Vice President for University Advancement

The vice president for university advancement ensures that there is no conflict of interest between the proposed grant and other outstanding fundraising requests to the foundation or related individuals, and that the grants administrator has the resources necessary to fulfill his or her function of the grants application process. On grants where previous foundation contact has been established or with which the Mount already has a working relationship, the vice president may be needed to make a visit to the foundation or host foundation representatives at the Mount. On some applications, the vice president for advancement may be called upon to sign the application.

Vice President for Business and Finance

The vice president for business and finance ensures that the budgetary review work of the grants financial administrator (GFA) is in keeping with the University’s established financial policies and that there are no financial issues of which the GFA is unaware. For large or complex budgets, the vice president for business and finance should be informed of how managing the grant post-award will impact the GFA or other accounting staff or if additional resources from his or her division are required to ensure reporting is timely and accurate.

Vice President for Student Life

In the case of institutional grants outside of academics or which fall under student life, the vice president may be required to sign or approve the grant application should the project ultimately fall to staff under his or her division. Examples of institutional grants could include renovations, infrastructure, building initiatives, specific scholarship programs and other non-academic programs.

University President

Occasionally, the president is needed to attend visits with foundations or when foundation representatives visit the Mount. On some applications, the CEO or head of the organization is required to sign the grant application. The president would fulfill this role.

Glossary of Terms

Additional Staff Positions

The scope of the project/program in the grant requires additional staff support, such as an administrative assistant.

Building Infrastructure Changes/Renovations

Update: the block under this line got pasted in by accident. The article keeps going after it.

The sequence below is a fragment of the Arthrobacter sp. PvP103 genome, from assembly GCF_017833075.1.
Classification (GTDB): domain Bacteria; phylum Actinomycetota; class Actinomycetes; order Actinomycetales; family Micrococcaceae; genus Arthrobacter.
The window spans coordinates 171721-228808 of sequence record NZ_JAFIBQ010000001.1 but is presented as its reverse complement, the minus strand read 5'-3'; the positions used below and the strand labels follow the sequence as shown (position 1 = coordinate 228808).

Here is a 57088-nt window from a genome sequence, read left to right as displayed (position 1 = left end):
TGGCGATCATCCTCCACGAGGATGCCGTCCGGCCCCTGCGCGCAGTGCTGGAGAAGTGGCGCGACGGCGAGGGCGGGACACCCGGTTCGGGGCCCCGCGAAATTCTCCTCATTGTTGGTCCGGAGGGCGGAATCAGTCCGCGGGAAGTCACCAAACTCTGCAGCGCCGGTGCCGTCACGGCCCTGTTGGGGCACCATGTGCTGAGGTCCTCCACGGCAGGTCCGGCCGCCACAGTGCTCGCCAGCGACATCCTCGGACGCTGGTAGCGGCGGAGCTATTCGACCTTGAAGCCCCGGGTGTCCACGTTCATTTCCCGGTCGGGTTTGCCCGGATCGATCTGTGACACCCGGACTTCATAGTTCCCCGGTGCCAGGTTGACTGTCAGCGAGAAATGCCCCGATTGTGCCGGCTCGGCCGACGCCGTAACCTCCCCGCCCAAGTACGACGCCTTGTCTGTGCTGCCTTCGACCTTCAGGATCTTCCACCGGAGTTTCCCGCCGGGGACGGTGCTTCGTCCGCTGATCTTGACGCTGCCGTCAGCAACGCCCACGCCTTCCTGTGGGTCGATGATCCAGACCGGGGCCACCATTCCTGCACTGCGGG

The project or program requires a building or site to either be constructed or renovated in order to accommodate the needs of the grant and the scope of the program.


If this is a collaborative project/program, these are the persons working on the grant/project/program with you.

Faculty Course Release

A faculty member needs funding to cover the time where they will not be teaching a course, but will be researching or directing the project/program the grant is funding. This could include coverage for the faculty member selected to take over the PI’s workload. Please refer to the Course Release information in the Pre-Award section of this page.

Funding Agency

The foundation from which you are seeking funding.

Indirect Cost Rate Used

MSMU has a federally negotiated Indirect Cost Rate agreement. If possible, this rate should be used in a proposal. Private foundations often do not allow the full negotiated rate to be used. Indirect cost rate discussions will be a part of the budgeting process for your proposal.

Indirect Costs Included

Also known as facilities and administration (F&A), indirect costs are used for the benefit of the institution to recover costs not directly included in the grant itself. For example, indirect costs can reimburse the cost of time, labor, or material associated with writing the grant proposal and carrying out the project for the university, the PI, the academic dean, department, school, the provost and also the grants administrator and grants financial administrator.

Institutional Support Required

For projects where other university resources are required to fully fund the project or program. These could include hiring additional staff members, faculty course release time, building or space renovations, IT or technical support or other costs. These are detailed on the back of the internal routing form.

Involvement of Human/Animal Subjects

The project/program involves research or testing which includes human/animal subjects. This can range from using a survey to gather data and results to performing experiments or research on human or animal subjects.

IT Support

The project or program requires IT or technical support on the part of the university outside of what is already in place.

Matching Funds

Occasionally, the grant requested requires the University to match funding at a specified ration in order for the grant to be funded. Matching funds will be discussed in the budgeting process.

Ongoing Maintenance Costs of Equipment

Equipment purchased as part of the grant will incur general upkeep and maintenance out of the university’s funds in order for it to remain operational.

Other Potential Costs

Any other possible costs which would not be covered under the grant funds.


The overall program within which your project is included (if applicable).

Project Director/Principal Investigator

Person writing the grant and who will be working on/overseeing the project. Typically at the academic level, this is the professor.

Starting and Ending Dates

The date your project/program will begin and the anticipated ending date.

Submission and Notification Dates

The date the proposal is due to the funding agency and the date by which you can reasonably expect to receive a decision.

Year 1 Funding

For a project spanning multiple years, this refers to the total funding to be expended in the first year.